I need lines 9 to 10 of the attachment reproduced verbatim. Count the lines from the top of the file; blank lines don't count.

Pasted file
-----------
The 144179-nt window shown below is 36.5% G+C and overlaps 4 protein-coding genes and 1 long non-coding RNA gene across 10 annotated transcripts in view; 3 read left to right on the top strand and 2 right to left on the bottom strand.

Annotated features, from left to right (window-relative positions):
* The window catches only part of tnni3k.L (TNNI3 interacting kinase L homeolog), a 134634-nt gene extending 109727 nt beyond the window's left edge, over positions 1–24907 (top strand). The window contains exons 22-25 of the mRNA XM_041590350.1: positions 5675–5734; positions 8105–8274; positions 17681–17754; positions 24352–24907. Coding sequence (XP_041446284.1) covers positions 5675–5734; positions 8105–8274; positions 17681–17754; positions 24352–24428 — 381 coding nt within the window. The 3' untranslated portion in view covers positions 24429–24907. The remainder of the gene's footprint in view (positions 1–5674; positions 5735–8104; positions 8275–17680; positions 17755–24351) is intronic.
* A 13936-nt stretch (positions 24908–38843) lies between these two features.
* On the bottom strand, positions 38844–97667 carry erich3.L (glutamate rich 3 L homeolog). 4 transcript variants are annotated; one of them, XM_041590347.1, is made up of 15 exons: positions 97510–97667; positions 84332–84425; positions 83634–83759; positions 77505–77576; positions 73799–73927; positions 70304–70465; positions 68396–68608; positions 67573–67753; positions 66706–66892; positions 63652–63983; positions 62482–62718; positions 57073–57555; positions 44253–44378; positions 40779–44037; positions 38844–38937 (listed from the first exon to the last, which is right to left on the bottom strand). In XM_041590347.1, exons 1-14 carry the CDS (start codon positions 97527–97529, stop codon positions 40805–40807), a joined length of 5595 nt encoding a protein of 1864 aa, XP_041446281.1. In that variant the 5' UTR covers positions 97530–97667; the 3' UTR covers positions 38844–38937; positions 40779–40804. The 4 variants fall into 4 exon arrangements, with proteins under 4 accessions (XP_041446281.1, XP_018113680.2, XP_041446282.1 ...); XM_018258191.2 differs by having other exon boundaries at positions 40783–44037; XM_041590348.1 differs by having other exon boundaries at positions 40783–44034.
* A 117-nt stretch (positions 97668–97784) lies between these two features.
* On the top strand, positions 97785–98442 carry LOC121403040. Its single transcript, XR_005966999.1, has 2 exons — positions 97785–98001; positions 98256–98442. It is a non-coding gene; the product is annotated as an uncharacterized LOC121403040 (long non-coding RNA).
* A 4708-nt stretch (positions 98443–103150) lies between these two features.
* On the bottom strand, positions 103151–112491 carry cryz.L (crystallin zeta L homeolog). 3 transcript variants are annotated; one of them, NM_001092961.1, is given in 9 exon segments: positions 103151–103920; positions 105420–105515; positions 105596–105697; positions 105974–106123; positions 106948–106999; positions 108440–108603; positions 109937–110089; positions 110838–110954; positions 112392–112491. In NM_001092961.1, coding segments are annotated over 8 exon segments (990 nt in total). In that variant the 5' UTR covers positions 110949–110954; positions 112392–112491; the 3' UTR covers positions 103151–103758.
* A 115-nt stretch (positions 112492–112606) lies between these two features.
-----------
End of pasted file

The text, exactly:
* On the bottom strand, positions 103151–112491 carry cryz.L (crystallin zeta L homeolog). 3 transcript variants are annotated; one of them, NM_001092961.1, is given in 9 exon segments: positions 103151–103920; positions 105420–105515; positions 105596–105697; positions 105974–106123; positions 106948–106999; positions 108440–108603; positions 109937–110089; positions 110838–110954; positions 112392–112491. In NM_001092961.1, coding segments are annotated over 8 exon segments (990 nt in total). In that variant the 5' UTR covers positions 110949–110954; positions 112392–112491; the 3' UTR covers positions 103151–103758.
* A 115-nt stretch (positions 112492–112606) lies between these two features.